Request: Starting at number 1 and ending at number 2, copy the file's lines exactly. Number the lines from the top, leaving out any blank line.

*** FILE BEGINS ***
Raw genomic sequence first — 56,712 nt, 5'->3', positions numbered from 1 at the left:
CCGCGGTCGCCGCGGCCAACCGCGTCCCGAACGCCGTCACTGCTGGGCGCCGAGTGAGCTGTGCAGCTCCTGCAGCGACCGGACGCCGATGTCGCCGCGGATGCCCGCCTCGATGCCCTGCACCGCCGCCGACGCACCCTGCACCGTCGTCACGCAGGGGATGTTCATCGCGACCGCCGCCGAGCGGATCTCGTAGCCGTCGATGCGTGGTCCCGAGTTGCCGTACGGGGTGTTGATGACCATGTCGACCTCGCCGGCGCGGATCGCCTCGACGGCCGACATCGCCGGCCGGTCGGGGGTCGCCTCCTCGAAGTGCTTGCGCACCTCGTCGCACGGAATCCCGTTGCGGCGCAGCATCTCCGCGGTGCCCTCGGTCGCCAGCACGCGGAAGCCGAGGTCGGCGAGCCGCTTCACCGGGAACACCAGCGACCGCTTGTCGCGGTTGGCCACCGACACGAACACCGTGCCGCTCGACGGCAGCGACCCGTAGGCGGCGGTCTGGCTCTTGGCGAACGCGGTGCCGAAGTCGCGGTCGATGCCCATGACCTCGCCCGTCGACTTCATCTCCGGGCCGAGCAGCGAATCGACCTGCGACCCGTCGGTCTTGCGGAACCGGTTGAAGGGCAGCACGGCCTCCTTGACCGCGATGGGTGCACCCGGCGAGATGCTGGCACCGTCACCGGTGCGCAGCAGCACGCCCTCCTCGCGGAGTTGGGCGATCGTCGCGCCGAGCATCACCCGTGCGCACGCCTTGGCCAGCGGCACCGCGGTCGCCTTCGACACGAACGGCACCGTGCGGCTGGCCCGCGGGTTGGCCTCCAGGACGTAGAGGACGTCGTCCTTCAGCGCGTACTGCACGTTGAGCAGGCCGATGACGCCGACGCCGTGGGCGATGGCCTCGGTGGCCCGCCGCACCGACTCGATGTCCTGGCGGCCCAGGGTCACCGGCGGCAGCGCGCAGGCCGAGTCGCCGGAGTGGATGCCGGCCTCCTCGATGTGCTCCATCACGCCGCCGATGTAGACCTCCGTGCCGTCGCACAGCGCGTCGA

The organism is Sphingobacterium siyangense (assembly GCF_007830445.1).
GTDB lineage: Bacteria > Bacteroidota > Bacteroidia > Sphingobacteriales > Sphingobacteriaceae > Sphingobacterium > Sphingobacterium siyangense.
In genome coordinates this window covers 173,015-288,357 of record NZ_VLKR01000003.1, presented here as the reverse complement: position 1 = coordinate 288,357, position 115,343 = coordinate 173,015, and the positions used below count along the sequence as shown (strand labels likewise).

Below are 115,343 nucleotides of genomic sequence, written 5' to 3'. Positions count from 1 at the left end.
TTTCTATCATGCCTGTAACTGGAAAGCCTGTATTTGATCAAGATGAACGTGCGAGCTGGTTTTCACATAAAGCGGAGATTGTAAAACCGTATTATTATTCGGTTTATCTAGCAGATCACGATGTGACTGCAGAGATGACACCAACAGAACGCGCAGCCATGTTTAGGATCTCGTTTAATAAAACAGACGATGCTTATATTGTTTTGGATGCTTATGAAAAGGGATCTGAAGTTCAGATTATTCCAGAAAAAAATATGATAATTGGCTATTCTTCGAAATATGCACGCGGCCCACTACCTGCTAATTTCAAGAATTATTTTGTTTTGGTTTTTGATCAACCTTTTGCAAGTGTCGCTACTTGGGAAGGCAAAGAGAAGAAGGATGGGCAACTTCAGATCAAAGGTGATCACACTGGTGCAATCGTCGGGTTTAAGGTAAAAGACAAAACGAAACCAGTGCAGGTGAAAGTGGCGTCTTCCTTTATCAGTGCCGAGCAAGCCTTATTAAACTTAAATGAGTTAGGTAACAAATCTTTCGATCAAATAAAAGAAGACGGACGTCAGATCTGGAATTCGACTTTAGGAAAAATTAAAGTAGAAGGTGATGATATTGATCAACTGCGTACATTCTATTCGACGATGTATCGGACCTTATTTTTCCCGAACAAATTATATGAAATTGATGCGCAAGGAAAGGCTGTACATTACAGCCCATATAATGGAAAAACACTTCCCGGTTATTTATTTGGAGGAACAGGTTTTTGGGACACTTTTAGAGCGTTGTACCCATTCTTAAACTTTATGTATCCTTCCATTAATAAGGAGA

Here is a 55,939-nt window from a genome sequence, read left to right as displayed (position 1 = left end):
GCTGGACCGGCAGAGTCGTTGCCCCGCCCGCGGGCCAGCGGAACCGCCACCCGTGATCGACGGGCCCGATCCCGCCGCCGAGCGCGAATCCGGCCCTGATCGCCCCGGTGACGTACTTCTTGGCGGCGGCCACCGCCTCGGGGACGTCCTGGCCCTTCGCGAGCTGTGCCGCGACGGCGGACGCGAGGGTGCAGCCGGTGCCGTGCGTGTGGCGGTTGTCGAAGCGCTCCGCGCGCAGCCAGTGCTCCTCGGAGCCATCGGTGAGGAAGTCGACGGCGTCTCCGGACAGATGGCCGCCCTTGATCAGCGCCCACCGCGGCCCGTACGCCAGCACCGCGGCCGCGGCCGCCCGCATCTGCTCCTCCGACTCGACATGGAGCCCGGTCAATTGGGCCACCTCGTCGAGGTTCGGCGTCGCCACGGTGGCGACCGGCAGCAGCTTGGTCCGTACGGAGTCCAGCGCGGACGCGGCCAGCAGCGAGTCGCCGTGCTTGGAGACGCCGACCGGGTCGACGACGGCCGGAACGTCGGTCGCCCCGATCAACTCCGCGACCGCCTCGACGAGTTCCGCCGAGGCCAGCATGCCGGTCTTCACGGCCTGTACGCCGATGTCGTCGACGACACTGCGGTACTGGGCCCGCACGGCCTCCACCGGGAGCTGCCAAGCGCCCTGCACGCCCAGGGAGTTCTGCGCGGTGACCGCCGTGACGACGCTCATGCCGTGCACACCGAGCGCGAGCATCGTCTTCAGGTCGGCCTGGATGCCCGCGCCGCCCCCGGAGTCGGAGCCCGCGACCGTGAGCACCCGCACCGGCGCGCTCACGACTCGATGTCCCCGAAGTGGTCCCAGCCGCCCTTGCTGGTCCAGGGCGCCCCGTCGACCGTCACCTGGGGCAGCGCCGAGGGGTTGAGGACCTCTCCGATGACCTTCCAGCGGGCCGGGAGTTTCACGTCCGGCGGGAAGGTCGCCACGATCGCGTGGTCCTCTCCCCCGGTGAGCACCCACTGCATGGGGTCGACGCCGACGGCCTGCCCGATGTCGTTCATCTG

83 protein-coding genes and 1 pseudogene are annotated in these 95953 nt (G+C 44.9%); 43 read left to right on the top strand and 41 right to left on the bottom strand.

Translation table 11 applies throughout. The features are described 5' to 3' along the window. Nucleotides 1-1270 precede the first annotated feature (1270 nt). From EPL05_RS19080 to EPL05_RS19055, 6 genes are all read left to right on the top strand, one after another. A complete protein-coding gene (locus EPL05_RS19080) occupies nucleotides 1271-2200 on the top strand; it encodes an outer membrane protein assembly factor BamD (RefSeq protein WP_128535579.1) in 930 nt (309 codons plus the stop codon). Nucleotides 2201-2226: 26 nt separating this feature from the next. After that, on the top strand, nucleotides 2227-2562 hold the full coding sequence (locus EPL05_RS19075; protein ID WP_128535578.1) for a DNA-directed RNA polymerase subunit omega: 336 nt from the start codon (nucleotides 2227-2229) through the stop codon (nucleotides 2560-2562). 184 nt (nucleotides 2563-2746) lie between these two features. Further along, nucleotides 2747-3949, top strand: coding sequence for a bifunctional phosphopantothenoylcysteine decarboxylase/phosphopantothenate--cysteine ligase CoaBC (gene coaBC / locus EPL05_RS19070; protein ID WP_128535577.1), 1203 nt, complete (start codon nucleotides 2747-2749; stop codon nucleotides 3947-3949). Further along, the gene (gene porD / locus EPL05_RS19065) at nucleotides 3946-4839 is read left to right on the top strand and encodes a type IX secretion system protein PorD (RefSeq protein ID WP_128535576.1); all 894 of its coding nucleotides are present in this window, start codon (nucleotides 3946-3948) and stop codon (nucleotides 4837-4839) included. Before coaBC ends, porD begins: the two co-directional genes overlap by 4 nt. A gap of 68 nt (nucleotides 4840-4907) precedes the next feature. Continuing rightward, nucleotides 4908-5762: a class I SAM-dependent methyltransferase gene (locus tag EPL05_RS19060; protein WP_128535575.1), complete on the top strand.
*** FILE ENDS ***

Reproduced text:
Raw genomic sequence first — 56,712 nt, 5'->3', positions numbered from 1 at the left:
CCGCGGTCGCCGCGGCCAACCGCGTCCCGAACGCCGTCACTGCTGGGCGCCGAGTGAGCTGTGCAGCTCCTGCAGCGACCGGACGCCGATGTCGCCGCGGATGCCCGCCTCGATGCCCTGCACCGCCGCCGACGCACCCTGCACCGTCGTCACGCAGGGGATGTTCATCGCGACCGCCGCCGAGCGGATCTCGTAGCCGTCGATGCGTGGTCCCGAGTTGCCGTACGGGGTGTTGATGACCATGTCGACCTCGCCGGCGCGGATCGCCTCGACGGCCGACATCGCCGGCCGGTCGGGGGTCGCCTCCTCGAAGTGCTTGCGCACCTCGTCGCACGGAATCCCGTTGCGGCGCAGCATCTCCGCGGTGCCCTCGGTCGCCAGCACGCGGAAGCCGAGGTCGGCGAGCCGCTTCACCGGGAACACCAGCGACCGCTTGTCGCGGTTGGCCACCGACACGAACACCGTGCCGCTCGACGGCAGCGACCCGTAGGCGGCGGTCTGGCTCTTGGCGAACGCGGTGCCGAAGTCGCGGTCGATGCCCATGACCTCGCCCGTCGACTTCATCTCCGGGCCGAGCAGCGAATCGACCTGCGACCCGTCGGTCTTGCGGAACCGGTTGAAGGGCAGCACGGCCTCCTTGACCGCGATGGGTGCACCCGGCGAGATGCTGGCACCGTCACCGGTGCGCAGCAGCACGCCCTCCTCGCGGAGTTGGGCGATCGTCGCGCCGAGCATCACCCGTGCGCACGCCTTGGCCAGCGGCACCGCGGTCGCCTTCGACACGAACGGCACCGTGCGGCTGGCCCGCGGGTTGGCCTCCAGGACGTAGAGGACGTCGTCCTTCAGCGCGTACTGCACGTTGAGCAGGCCGATGACGCCGACGCCGTGGGCGATGGCCTCGGTGGCCCGCCGCACCGACTCGATGTCCTGGCGGCCCAGGGTCACCGGCGGCAGCGCGCAGGCCGAGTCGCCGGAGTGGATGCCGGCCTCCTCGATGTGCTCCATCACGCCGCCGATGTAGACCTCCGTGCCGTCGCACAGCGCGTCGA